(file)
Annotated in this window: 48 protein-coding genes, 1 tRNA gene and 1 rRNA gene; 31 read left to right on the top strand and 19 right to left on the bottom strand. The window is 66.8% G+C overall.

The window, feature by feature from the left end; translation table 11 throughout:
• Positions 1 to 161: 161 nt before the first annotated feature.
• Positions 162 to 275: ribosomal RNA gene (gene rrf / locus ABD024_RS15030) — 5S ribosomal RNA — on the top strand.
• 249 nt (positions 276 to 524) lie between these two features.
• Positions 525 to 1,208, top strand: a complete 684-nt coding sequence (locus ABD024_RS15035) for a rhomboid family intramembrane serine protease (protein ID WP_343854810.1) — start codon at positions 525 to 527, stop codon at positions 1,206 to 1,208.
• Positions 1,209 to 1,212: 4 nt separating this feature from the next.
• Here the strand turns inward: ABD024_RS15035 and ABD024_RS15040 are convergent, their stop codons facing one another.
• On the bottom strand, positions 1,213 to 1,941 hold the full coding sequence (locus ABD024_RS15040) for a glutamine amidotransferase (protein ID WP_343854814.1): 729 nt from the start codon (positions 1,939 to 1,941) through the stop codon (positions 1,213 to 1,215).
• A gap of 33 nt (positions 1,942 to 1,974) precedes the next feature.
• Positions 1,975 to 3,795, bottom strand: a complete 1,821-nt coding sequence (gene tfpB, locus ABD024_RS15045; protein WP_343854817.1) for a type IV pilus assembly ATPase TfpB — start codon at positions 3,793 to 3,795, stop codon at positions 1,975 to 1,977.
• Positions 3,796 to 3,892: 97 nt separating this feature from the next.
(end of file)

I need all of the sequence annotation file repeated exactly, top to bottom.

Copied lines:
Annotated in this window: 48 protein-coding genes, 1 tRNA gene and 1 rRNA gene; 31 read left to right on the top strand and 19 right to left on the bottom strand. The window is 66.8% G+C overall.

The window, feature by feature from the left end; translation table 11 throughout:
• Positions 1 to 161: 161 nt before the first annotated feature.
• Positions 162 to 275: ribosomal RNA gene (gene rrf / locus ABD024_RS15030) — 5S ribosomal RNA — on the top strand.
• 249 nt (positions 276 to 524) lie between these two features.
• Positions 525 to 1,208, top strand: a complete 684-nt coding sequence (locus ABD024_RS15035) for a rhomboid family intramembrane serine protease (protein ID WP_343854810.1) — start codon at positions 525 to 527, stop codon at positions 1,206 to 1,208.
• Positions 1,209 to 1,212: 4 nt separating this feature from the next.
• Here the strand turns inward: ABD024_RS15035 and ABD024_RS15040 are convergent, their stop codons facing one another.
• On the bottom strand, positions 1,213 to 1,941 hold the full coding sequence (locus ABD024_RS15040) for a glutamine amidotransferase (protein ID WP_343854814.1): 729 nt from the start codon (positions 1,939 to 1,941) through the stop codon (positions 1,213 to 1,215).
• A gap of 33 nt (positions 1,942 to 1,974) precedes the next feature.
• Positions 1,975 to 3,795, bottom strand: a complete 1,821-nt coding sequence (gene tfpB, locus ABD024_RS15045; protein WP_343854817.1) for a type IV pilus assembly ATPase TfpB — start codon at positions 3,793 to 3,795, stop codon at positions 1,975 to 1,977.
• Positions 3,796 to 3,892: 97 nt separating this feature from the next.